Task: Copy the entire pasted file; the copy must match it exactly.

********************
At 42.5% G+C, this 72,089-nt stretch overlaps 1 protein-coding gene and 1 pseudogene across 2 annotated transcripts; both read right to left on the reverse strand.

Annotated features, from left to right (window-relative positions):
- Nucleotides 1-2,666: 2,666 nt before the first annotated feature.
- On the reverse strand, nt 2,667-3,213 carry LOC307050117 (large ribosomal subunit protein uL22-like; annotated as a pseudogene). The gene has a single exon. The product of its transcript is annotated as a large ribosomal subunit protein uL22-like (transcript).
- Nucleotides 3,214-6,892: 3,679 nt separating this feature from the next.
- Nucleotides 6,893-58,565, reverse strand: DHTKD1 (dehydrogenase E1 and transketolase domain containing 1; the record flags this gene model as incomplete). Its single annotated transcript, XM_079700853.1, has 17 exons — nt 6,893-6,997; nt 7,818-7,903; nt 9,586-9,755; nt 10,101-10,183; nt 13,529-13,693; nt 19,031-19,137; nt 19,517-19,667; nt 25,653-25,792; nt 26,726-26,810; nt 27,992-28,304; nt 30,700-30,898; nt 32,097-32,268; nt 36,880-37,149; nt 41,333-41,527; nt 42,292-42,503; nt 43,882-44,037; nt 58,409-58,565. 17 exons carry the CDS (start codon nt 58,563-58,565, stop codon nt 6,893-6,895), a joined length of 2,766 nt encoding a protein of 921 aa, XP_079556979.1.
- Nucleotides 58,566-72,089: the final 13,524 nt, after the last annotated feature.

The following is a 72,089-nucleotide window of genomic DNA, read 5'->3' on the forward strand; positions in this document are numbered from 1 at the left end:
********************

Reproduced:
At 42.5% G+C, this 72,089-nt stretch overlaps 1 protein-coding gene and 1 pseudogene across 2 annotated transcripts; both read right to left on the reverse strand.

Annotated features, from left to right (window-relative positions):
- Nucleotides 1-2,666: 2,666 nt before the first annotated feature.
- On the reverse strand, nt 2,667-3,213 carry LOC307050117 (large ribosomal subunit protein uL22-like; annotated as a pseudogene). The gene has a single exon. The product of its transcript is annotated as a large ribosomal subunit protein uL22-like (transcript).
- Nucleotides 3,214-6,892: 3,679 nt separating this feature from the next.
- Nucleotides 6,893-58,565, reverse strand: DHTKD1 (dehydrogenase E1 and transketolase domain containing 1; the record flags this gene model as incomplete). Its single annotated transcript, XM_079700853.1, has 17 exons — nt 6,893-6,997; nt 7,818-7,903; nt 9,586-9,755; nt 10,101-10,183; nt 13,529-13,693; nt 19,031-19,137; nt 19,517-19,667; nt 25,653-25,792; nt 26,726-26,810; nt 27,992-28,304; nt 30,700-30,898; nt 32,097-32,268; nt 36,880-37,149; nt 41,333-41,527; nt 42,292-42,503; nt 43,882-44,037; nt 58,409-58,565. 17 exons carry the CDS (start codon nt 58,563-58,565, stop codon nt 6,893-6,895), a joined length of 2,766 nt encoding a protein of 921 aa, XP_079556979.1.
- Nucleotides 58,566-72,089: the final 13,524 nt, after the last annotated feature.

The following is a 72,089-nucleotide window of genomic DNA, read 5'->3' on the forward strand; positions in this document are numbered from 1 at the left end: